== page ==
It is indeed the longest stage during the evolution of a star. However, it is important to note that the entire evolution of the star depends on its mass. The mass of the stars represents the total energy it can produce and the rate it can produce the energy (Lada & Kylafis, 1991).
Eventually, the hydrogen in the core will be used up due to the nuclear fusion. The result will an enormous amount of Helium. As the nuclear reaction slows down, the gravity will take over. The core shrinks while the layers outside the core collapse. The compression from the collapse of the layers, called shell layer, heats up the gases enough for fusion to start. The fusion becomes rapid because of the temperature increase due to the continuous compression. The luminosity increases as the size of the star increases. The gas surrounding the core are being pushed away due to the outward pressure, and the star expands until it becomes a red giant (Shaviv, 2009).
However, this is not always the case. Depending on the mass of the star during its main-sequence stage, the star would end the main-sequence stage into three possible scenarios. For the case of ordinary lower mass stars, including our sun, the end of the main-sequence stage means that it would leave a white dwarf star after the red giant phase. As the star exhausts its helium core, the energy would not suffice the pressure of the expansion, then, it will start to lose mass from the powerful stellar winds. As the star loses its mass, a stage called the post-asymptomatic giant branch, it will leave behind its hot carbon core surrounded by nebular gas. The carbon core will cool, and will develop into a white dwarf star (Delehanty, nd). As the name suggests, the white dwarf stars are smaller remains of the red giant phase. Typically, their diameters are just thousands of kilometers wide. However, the reason they shine is not due to nuclear fusion but from the leftover heat from when it was in its main-sequence stage. The stored thermal energy would die off eventually and become a black dwarf (Smith, 1999).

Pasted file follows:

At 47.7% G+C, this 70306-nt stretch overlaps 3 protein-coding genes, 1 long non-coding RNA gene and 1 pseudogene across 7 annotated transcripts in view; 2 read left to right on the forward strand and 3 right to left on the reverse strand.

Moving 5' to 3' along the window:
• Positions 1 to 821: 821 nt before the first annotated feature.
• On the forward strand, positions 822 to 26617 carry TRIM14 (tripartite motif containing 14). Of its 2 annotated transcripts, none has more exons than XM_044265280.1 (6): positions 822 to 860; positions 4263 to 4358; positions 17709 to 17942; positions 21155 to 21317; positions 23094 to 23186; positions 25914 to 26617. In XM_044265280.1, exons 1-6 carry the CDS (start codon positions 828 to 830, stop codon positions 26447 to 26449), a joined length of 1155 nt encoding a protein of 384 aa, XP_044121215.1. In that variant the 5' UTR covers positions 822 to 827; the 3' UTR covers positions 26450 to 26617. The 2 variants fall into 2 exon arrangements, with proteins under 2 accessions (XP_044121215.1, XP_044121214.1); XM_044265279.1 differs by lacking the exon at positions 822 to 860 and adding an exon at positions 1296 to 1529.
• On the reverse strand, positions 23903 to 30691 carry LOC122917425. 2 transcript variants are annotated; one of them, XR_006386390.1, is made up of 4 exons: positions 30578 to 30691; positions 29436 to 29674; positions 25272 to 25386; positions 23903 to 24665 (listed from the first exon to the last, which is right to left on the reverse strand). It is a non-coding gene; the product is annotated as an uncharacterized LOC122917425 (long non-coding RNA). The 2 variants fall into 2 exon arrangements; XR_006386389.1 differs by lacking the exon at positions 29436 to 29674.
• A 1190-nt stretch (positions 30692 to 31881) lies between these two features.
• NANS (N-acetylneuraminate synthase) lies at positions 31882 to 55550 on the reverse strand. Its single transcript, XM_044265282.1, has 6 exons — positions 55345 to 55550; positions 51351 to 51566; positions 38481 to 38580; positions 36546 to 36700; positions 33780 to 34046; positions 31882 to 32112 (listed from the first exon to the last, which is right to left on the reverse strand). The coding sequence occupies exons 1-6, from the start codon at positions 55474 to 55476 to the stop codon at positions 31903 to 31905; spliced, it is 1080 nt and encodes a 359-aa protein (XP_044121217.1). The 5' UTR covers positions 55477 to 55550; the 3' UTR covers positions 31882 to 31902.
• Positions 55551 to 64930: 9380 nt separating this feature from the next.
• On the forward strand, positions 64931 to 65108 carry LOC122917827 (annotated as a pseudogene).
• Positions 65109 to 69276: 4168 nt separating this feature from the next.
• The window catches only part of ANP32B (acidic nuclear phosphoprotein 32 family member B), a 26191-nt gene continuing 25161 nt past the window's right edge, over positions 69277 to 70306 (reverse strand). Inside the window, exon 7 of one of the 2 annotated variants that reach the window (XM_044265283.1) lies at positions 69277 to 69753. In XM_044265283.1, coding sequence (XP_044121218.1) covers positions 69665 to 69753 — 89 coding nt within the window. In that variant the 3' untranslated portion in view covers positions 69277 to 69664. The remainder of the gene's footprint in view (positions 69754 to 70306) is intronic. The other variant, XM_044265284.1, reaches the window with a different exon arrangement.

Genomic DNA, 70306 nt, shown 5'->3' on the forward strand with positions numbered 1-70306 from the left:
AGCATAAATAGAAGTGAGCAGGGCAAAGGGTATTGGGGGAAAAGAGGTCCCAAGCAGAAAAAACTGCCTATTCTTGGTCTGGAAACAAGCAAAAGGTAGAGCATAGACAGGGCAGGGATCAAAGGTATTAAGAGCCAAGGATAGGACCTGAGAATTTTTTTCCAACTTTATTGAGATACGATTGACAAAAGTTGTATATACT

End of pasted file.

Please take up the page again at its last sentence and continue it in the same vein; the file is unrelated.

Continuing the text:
As for heavier stars than our sun, massive stars perish more dramatically than less dense stars. Although massive stars also exhaust their helium core, the nuclear fusion still proceeds as elements such as carbon transform into heavier elements. As the nuclear fusion cycle reaches its end in the form of iron, the collapse of the star cannot be balanced by any source of energy. The compression of the core reaches nuclear densities so high that it resists further collapse, leaving all in-falling elements to “bounce off”. This “bouncing off” of materials together with the release of energetic neutrinos become observable as a supernova explosion. This supernova explosion releases heavier elements into interstellar space, leaving a massive volume of elements into vacuüm. Typically, this is where other stars start to form from the leftovers of the supernova explosion. However, depending on the mass of the progenitor star, the core could become either a neutron star or a black hole (Templeton, 2010). A neutron star is detectable due to its high radio emission as pulsars.
Figure 1. The size of the star suggests the outcome of its evolution. Source: Dunbar, 2009
Still, the resulting nebulae from the death of the stars become the birth grounds of the succeeding stars. One interesting idea is that when the death of a star results into a white dwarf, the released materials become ingredients for another star. The result is then a binary system of a white dwarf and another star. For instance, the bright star Sirius has a white dwarf companion (Smith, 1999). Still, regardless of the outcome of the star, the cycle continues.
The variability of the stars become essential to studying the stars. The different physical characteristics provide unique evidence suggesting that stars always change in its lifespan. The observable characteristics of the stars, their color, and brightness, becomes fundamental in concocting hypotheses concerning the stellar evolution.
The birth of the stars starts in a massive cloud of dust and gas. As a protostar evolves, it starts to accumulate mass by accreting the surrounding materials. As it gains mass, the pressure and temperature starts to increase until it is sufficient enough to start proton-proton chain reaction. The nuclear fusion becomes stable but is still weak in its PMS star stage. It continues to accumulate materials until it enters its zero-age main-sequence stage. The nuclear fusion reaction becomes stable, and an equilibrium occurs between gravitational energy and nuclear energy. However, the resources are limited, and eventually, they will be exhausted. Depending on the mass of the star, the result from the red giant phase could be a white dwarf, a neutron star, and a black hole. Nonetheless, the death of the star provides the materials sufficient for the birth of another star.